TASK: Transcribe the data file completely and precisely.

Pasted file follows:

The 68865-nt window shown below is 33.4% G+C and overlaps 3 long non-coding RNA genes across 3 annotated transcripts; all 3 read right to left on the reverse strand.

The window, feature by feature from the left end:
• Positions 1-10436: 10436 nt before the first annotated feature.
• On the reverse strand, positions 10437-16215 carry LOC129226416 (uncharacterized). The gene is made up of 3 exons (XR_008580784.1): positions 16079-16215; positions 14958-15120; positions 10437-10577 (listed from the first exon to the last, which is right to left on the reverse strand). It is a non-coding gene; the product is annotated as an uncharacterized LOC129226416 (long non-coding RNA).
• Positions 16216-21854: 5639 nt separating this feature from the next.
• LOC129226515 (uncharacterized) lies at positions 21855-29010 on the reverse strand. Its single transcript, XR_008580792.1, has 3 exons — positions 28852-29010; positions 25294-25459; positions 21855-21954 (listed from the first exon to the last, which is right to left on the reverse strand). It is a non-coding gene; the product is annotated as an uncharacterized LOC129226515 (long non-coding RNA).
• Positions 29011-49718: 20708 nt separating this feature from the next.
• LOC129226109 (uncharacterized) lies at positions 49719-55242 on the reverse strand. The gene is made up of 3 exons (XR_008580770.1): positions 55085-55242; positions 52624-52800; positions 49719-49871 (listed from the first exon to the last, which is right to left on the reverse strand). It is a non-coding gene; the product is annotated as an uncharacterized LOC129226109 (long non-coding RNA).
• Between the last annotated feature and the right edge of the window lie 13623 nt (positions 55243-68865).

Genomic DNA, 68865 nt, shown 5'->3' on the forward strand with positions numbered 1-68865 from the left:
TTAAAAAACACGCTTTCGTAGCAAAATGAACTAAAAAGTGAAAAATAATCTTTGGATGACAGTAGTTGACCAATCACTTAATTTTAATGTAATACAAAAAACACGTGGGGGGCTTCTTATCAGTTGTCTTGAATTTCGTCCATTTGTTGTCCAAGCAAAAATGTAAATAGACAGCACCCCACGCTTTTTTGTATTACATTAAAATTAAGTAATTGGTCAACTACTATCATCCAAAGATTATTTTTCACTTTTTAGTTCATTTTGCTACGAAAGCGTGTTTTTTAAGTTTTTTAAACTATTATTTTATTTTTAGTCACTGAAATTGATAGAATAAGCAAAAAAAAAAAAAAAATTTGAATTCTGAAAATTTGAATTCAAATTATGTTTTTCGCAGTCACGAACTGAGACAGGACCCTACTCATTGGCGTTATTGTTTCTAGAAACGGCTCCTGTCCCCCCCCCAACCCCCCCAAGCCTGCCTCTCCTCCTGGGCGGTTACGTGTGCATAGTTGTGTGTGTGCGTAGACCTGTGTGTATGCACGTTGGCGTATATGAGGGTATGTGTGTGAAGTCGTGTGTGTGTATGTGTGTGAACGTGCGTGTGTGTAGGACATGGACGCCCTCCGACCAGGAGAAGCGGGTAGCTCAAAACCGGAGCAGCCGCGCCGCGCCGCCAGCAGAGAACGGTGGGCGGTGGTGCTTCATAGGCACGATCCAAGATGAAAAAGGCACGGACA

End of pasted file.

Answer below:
The 68865-nt window shown below is 33.4% G+C and overlaps 3 long non-coding RNA genes across 3 annotated transcripts; all 3 read right to left on the reverse strand.

The window, feature by feature from the left end:
• Positions 1-10436: 10436 nt before the first annotated feature.
• On the reverse strand, positions 10437-16215 carry LOC129226416 (uncharacterized). The gene is made up of 3 exons (XR_008580784.1): positions 16079-16215; positions 14958-15120; positions 10437-10577 (listed from the first exon to the last, which is right to left on the reverse strand). It is a non-coding gene; the product is annotated as an uncharacterized LOC129226416 (long non-coding RNA).
• Positions 16216-21854: 5639 nt separating this feature from the next.
• LOC129226515 (uncharacterized) lies at positions 21855-29010 on the reverse strand. Its single transcript, XR_008580792.1, has 3 exons — positions 28852-29010; positions 25294-25459; positions 21855-21954 (listed from the first exon to the last, which is right to left on the reverse strand). It is a non-coding gene; the product is annotated as an uncharacterized LOC129226515 (long non-coding RNA).
• Positions 29011-49718: 20708 nt separating this feature from the next.
• LOC129226109 (uncharacterized) lies at positions 49719-55242 on the reverse strand. The gene is made up of 3 exons (XR_008580770.1): positions 55085-55242; positions 52624-52800; positions 49719-49871 (listed from the first exon to the last, which is right to left on the reverse strand). It is a non-coding gene; the product is annotated as an uncharacterized LOC129226109 (long non-coding RNA).
• Between the last annotated feature and the right edge of the window lie 13623 nt (positions 55243-68865).

Genomic DNA, 68865 nt, shown 5'->3' on the forward strand with positions numbered 1-68865 from the left:
TTAAAAAACACGCTTTCGTAGCAAAATGAACTAAAAAGTGAAAAATAATCTTTGGATGACAGTAGTTGACCAATCACTTAATTTTAATGTAATACAAAAAACACGTGGGGGGCTTCTTATCAGTTGTCTTGAATTTCGTCCATTTGTTGTCCAAGCAAAAATGTAAATAGACAGCACCCCACGCTTTTTTGTATTACATTAAAATTAAGTAATTGGTCAACTACTATCATCCAAAGATTATTTTTCACTTTTTAGTTCATTTTGCTACGAAAGCGTGTTTTTTAAGTTTTTTAAACTATTATTTTATTTTTAGTCACTGAAATTGATAGAATAAGCAAAAAAAAAAAAAAAATTTGAATTCTGAAAATTTGAATTCAAATTATGTTTTTCGCAGTCACGAACTGAGACAGGACCCTACTCATTGGCGTTATTGTTTCTAGAAACGGCTCCTGTCCCCCCCCCAACCCCCCCAAGCCTGCCTCTCCTCCTGGGCGGTTACGTGTGCATAGTTGTGTGTGTGCGTAGACCTGTGTGTATGCACGTTGGCGTATATGAGGGTATGTGTGTGAAGTCGTGTGTGTGTATGTGTGTGAACGTGCGTGTGTGTAGGACATGGACGCCCTCCGACCAGGAGAAGCGGGTAGCTCAAAACCGGAGCAGCCGCGCCGCGCCGCCAGCAGAGAACGGTGGGCGGTGGTGCTTCATAGGCACGATCCAAGATGAAAAAGGCACGGACA